Materials and Methods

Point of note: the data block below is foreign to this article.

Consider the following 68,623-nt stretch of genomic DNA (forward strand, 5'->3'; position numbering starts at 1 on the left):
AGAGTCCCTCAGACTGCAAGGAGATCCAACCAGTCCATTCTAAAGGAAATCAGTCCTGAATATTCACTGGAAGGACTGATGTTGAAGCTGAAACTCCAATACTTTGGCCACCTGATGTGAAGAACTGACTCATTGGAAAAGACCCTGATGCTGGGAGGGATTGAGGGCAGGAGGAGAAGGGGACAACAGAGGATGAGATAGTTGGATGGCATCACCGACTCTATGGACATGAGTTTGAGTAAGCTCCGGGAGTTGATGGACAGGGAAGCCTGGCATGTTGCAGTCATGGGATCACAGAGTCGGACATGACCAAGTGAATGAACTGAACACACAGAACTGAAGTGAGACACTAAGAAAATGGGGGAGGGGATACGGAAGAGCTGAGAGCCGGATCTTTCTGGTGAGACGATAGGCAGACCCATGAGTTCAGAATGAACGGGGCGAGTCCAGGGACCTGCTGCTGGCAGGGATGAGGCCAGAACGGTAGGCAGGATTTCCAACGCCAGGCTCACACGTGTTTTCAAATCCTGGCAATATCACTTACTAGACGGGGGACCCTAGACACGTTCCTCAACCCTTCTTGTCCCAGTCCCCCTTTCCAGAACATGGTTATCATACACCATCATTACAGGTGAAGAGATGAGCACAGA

Mobile element warfare via CRISPR and anti-CRISPR inPseudomonas aeruginosa